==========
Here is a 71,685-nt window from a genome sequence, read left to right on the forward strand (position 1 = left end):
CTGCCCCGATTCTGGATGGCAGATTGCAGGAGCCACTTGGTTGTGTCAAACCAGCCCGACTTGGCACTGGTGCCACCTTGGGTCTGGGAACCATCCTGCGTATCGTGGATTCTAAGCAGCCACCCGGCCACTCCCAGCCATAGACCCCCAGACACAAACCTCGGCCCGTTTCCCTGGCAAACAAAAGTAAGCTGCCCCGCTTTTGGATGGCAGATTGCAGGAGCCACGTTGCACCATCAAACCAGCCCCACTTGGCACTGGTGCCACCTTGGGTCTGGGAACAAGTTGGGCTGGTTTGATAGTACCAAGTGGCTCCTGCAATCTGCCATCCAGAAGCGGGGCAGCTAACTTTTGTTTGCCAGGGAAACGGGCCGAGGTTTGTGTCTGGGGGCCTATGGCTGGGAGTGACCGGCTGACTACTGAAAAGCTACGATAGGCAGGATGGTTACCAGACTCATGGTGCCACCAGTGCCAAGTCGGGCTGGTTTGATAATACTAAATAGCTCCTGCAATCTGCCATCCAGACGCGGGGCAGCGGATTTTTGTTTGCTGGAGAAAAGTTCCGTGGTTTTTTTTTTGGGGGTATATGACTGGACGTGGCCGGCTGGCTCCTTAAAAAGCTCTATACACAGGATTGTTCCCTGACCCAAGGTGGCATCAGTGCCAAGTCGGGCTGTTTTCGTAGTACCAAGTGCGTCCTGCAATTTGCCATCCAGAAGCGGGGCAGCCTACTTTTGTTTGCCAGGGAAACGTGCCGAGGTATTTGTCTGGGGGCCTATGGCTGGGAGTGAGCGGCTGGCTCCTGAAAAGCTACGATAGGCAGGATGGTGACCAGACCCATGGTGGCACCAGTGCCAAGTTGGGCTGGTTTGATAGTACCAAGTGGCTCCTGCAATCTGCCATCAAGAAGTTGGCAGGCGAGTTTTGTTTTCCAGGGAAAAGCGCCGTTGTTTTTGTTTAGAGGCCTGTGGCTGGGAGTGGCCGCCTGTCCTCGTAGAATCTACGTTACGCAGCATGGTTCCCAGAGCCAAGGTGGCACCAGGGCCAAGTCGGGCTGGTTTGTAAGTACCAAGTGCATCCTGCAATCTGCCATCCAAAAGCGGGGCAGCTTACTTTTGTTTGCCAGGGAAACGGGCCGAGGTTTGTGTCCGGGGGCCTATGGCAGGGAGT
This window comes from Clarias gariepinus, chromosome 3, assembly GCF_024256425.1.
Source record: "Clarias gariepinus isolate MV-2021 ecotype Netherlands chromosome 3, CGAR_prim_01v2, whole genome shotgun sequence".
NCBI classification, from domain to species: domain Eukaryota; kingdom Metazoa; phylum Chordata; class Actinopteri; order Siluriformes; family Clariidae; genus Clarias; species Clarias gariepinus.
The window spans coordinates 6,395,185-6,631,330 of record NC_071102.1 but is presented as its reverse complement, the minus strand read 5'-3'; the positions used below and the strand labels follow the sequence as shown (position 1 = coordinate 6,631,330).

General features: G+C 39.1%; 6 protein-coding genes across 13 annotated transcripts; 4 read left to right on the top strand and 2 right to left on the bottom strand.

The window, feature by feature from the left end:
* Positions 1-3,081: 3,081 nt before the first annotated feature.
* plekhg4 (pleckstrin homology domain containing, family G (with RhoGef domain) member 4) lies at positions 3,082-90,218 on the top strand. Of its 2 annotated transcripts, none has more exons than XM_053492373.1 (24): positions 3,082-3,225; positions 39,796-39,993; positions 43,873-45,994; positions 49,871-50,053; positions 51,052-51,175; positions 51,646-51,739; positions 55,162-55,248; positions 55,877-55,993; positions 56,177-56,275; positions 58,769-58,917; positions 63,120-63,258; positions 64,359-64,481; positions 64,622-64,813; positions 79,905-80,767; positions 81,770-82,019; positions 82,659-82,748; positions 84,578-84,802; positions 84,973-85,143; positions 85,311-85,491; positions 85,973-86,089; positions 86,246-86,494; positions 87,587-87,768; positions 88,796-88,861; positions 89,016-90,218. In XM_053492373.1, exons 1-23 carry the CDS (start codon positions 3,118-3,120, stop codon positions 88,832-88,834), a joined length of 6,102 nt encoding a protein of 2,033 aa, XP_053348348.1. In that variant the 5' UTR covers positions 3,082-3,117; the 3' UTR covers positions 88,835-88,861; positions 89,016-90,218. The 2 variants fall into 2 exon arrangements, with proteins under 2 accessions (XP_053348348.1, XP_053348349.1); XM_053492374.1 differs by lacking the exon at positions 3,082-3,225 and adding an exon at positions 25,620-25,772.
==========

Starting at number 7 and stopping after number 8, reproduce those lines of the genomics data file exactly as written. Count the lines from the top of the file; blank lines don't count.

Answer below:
General features: G+C 39.1%; 6 protein-coding genes across 13 annotated transcripts; 4 read left to right on the top strand and 2 right to left on the bottom strand.

The window, feature by feature from the left end: